Light blue Caribbean octopus flares out on reef in Cozumel, Mexico, showing its full skirt, bulbous head and dark veining.
Nice octopus on Cozumel dive site

Night dives here are also the perfect chance to try and find giant basket stars and witness their nocturnal feeding behavior.  Unfurling from their daytime, balled-up posture, these long-limbed echinoderms stretch out five branched arms and filter feed in the current.  

For more information on our local basket stars, and resident sea stars, see this related post, here.  

Some special sights at night may also include a full view of a splendid toadfish (link to feature article) out of its hiding spot.

At night, splendid toadfish are more likely to be exposed when they’re out on the prowl for food, with the cover of darkness.  

The Best Scuba Dive Sites in Cozumel

While many dive sites in Cozumel are popular and highly recommended, the best dive site can vary depending on the conditions on a given day.

Sometimes, the dive sites that are located in the southern-most part of the island catch strong winds coming from the southwest, making the water choppy and the current stronger than normal – and even if the current’s mild, the visibility might be lower than we’d like. Other times, those dive sites are fine, but winds from the north are making sites like Punta Tunich or Cedral a little rough.

Therefore, it’s important to have a knowledgeable and experienced dive master who can make the best decision based on the weather, currents, and other factors that can impact the dive. If he or she suggests a different dive – even at the last minute – it’s usually for the best reason: so you’ll have the best and safest scuba diving experience.

So when people ask me what my favorite dive site here is after many years and thousands of dives’ worth of Cozumel dive experience, my answer is “Yes!” lol

That said, there are some dive sites in Cozumel that are consistently highly recommended and widely regarded as some of the best in the world.

One of the most popular dive sites in Cozumel is the Santa Rosa Wall. This site is known for its beautiful coral wall and stunning drop-off into the depths of the ocean. With an abundance of marine life, including barracudas, moray eels, and turtles, divers can expect to see some of the most amazing underwater scenery imaginable.

Another top-rated site is Palancar, which is actually a section of reef with a series of well-known Cozumel dive sites: Palancar Gardens, Palancar bricks, Palancar Horseshoe, and Palancar Caves.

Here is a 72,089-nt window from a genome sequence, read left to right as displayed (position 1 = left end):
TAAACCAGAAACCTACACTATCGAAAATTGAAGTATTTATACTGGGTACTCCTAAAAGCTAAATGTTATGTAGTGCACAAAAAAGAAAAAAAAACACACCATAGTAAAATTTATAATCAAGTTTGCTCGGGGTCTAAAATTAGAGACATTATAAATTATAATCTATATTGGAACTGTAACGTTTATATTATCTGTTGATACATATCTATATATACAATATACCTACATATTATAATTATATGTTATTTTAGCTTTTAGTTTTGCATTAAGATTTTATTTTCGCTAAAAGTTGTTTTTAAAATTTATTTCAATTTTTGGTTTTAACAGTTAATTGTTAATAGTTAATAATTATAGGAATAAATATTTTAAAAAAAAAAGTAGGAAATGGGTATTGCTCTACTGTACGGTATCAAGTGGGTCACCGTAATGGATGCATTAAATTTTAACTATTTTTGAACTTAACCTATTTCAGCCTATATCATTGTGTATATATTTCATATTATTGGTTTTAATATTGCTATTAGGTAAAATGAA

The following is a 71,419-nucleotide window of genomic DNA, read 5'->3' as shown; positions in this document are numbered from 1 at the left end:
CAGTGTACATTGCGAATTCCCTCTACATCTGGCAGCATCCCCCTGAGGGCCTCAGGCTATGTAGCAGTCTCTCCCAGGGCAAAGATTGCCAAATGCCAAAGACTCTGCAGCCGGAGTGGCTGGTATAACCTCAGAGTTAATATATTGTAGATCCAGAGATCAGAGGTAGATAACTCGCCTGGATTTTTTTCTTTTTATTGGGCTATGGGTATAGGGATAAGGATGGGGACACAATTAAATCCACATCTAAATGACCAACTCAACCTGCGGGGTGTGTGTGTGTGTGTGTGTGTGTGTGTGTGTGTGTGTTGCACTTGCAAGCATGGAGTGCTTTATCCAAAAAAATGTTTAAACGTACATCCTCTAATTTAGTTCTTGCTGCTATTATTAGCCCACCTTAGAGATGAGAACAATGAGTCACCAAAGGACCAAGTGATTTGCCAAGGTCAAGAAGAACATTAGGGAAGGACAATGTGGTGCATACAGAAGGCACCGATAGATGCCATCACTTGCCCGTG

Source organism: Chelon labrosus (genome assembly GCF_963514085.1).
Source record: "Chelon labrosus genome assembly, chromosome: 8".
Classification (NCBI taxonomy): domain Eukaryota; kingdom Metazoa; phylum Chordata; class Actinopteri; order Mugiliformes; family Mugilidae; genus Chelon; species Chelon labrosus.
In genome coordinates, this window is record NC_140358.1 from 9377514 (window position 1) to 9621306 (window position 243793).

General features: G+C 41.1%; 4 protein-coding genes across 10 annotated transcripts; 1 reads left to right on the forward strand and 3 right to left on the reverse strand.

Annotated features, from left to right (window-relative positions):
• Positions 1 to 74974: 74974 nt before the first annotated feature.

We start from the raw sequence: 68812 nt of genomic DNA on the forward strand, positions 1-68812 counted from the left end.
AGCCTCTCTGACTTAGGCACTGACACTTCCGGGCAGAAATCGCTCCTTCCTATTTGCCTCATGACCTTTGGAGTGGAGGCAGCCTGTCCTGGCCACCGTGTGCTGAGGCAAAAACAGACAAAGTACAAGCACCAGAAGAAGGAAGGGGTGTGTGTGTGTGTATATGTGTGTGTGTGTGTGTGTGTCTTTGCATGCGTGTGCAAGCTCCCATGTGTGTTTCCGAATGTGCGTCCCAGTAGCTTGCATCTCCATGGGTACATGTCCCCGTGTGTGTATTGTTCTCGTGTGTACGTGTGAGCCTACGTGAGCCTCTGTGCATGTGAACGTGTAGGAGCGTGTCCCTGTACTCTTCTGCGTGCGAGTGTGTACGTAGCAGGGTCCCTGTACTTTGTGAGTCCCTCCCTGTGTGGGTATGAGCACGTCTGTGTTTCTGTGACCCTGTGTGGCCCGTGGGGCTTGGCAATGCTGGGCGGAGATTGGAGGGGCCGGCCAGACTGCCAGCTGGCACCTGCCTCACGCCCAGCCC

This cluster of Palancar dive sites is considered one of the most beautiful coral reefs in the world.

The Palancar sites can be ideal for beginner and experienced divers alike, as the dives typically start in relatively shallow waters with a nice solid sandy bottom, and then gently slope down toward the more deep and lush reef formations.

Palancar is home to an impressive array of marine life, including colorful tropical fish, eagle rays, and nurse sharks, as well as lots of cool macro critters in the more shallow reef and vast expanses of sandy ocean floor and grassy areas.

Columbia Reef is another must-visit dive site in Cozumel. This reef is home to a wide variety of corals and sponges, as well as a diverse array of fish and other marine creatures. Divers can expect to see schools of snappers and grunts, as well as barracudas, angelfish, and even the occasional sea turtle.

Finally, Cedral Pass is a site that is known for its vibrant coral formations and an abundance of marine life. Divers can expect to see everything from stingrays and octopuses to reef sharks and turtles. The currents at this site can be strong, so it’s important to dive with an experienced guide.

While these are some of the most popular (and most written-about) Cozumel dive sites, it’s important to remember that any dive site your dive master picks will be cool, and usually the best based on conditions that day.

Cozumel is full of amazing dive sites, and no matter where you dive, you’re sure to have an unforgettable experience.

Cozumel Diver Safety Information and Services

Trained and Experienced Local Dive Professionals 

It’s hard to imagine a population with more divers, divemasters, and dive instructors, nearly all of whom have trained in Oxygen administration and other key methods of SCUBA diving first aid. During your stay in Cozumel, you’re sure to meet dozens of dive fanatics, and trade stories of beautiful dives here and around the world.

[Heck, even my dentist is a diver, so she knew just what I meant when I was nervous about getting an air pocket (and potential “tooth squeeze.” ouch!) in my new filling replacement.  She’s also a great dentist, so no such air pocket was made. For more info on getting some dental work in paradise, check out this post on Cozumel’s growing medical tourism.]